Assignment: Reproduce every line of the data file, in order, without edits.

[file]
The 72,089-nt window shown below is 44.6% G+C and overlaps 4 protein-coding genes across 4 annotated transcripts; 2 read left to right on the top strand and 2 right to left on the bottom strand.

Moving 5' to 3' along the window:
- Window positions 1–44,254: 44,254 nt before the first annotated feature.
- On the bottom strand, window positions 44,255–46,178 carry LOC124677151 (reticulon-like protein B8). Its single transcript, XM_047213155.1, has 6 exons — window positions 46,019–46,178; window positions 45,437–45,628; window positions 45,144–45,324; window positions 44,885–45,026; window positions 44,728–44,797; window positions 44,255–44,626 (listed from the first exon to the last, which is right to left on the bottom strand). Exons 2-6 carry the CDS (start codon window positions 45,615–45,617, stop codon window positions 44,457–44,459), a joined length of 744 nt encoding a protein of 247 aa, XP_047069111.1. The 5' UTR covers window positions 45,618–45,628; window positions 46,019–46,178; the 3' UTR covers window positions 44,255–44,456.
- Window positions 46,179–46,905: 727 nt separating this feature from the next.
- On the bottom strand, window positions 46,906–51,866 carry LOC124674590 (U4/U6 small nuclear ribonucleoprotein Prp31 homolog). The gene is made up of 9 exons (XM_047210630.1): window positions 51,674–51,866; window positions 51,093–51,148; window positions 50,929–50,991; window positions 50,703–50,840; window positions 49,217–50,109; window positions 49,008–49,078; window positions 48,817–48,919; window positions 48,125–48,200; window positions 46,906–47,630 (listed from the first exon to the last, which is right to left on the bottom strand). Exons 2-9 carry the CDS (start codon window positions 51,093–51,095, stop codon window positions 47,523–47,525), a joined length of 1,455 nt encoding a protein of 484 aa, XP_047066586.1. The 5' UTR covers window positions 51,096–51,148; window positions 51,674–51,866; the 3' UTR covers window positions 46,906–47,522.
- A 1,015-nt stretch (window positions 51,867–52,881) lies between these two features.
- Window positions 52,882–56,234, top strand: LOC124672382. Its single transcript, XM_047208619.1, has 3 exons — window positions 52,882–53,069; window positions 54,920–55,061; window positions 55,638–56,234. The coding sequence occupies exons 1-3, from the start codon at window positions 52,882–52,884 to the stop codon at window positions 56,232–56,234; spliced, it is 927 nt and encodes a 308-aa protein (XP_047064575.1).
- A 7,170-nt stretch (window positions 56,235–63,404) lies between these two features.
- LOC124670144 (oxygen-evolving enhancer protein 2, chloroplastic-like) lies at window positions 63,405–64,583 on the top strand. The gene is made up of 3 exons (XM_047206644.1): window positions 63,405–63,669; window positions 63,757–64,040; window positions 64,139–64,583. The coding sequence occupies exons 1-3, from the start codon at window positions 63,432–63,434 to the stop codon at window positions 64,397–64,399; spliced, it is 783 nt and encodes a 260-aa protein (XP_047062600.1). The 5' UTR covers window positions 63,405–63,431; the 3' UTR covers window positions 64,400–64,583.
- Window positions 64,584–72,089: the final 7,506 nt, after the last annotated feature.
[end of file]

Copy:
The 72,089-nt window shown below is 44.6% G+C and overlaps 4 protein-coding genes across 4 annotated transcripts; 2 read left to right on the top strand and 2 right to left on the bottom strand.

Moving 5' to 3' along the window:
- Window positions 1–44,254: 44,254 nt before the first annotated feature.
- On the bottom strand, window positions 44,255–46,178 carry LOC124677151 (reticulon-like protein B8). Its single transcript, XM_047213155.1, has 6 exons — window positions 46,019–46,178; window positions 45,437–45,628; window positions 45,144–45,324; window positions 44,885–45,026; window positions 44,728–44,797; window positions 44,255–44,626 (listed from the first exon to the last, which is right to left on the bottom strand). Exons 2-6 carry the CDS (start codon window positions 45,615–45,617, stop codon window positions 44,457–44,459), a joined length of 744 nt encoding a protein of 247 aa, XP_047069111.1. The 5' UTR covers window positions 45,618–45,628; window positions 46,019–46,178; the 3' UTR covers window positions 44,255–44,456.
- Window positions 46,179–46,905: 727 nt separating this feature from the next.
- On the bottom strand, window positions 46,906–51,866 carry LOC124674590 (U4/U6 small nuclear ribonucleoprotein Prp31 homolog). The gene is made up of 9 exons (XM_047210630.1): window positions 51,674–51,866; window positions 51,093–51,148; window positions 50,929–50,991; window positions 50,703–50,840; window positions 49,217–50,109; window positions 49,008–49,078; window positions 48,817–48,919; window positions 48,125–48,200; window positions 46,906–47,630 (listed from the first exon to the last, which is right to left on the bottom strand). Exons 2-9 carry the CDS (start codon window positions 51,093–51,095, stop codon window positions 47,523–47,525), a joined length of 1,455 nt encoding a protein of 484 aa, XP_047066586.1. The 5' UTR covers window positions 51,096–51,148; window positions 51,674–51,866; the 3' UTR covers window positions 46,906–47,522.
- A 1,015-nt stretch (window positions 51,867–52,881) lies between these two features.
- Window positions 52,882–56,234, top strand: LOC124672382. Its single transcript, XM_047208619.1, has 3 exons — window positions 52,882–53,069; window positions 54,920–55,061; window positions 55,638–56,234. The coding sequence occupies exons 1-3, from the start codon at window positions 52,882–52,884 to the stop codon at window positions 56,232–56,234; spliced, it is 927 nt and encodes a 308-aa protein (XP_047064575.1).
- A 7,170-nt stretch (window positions 56,235–63,404) lies between these two features.
- LOC124670144 (oxygen-evolving enhancer protein 2, chloroplastic-like) lies at window positions 63,405–64,583 on the top strand. The gene is made up of 3 exons (XM_047206644.1): window positions 63,405–63,669; window positions 63,757–64,040; window positions 64,139–64,583. The coding sequence occupies exons 1-3, from the start codon at window positions 63,432–63,434 to the stop codon at window positions 64,397–64,399; spliced, it is 783 nt and encodes a 260-aa protein (XP_047062600.1). The 5' UTR covers window positions 63,405–63,431; the 3' UTR covers window positions 64,400–64,583.
- Window positions 64,584–72,089: the final 7,506 nt, after the last annotated feature.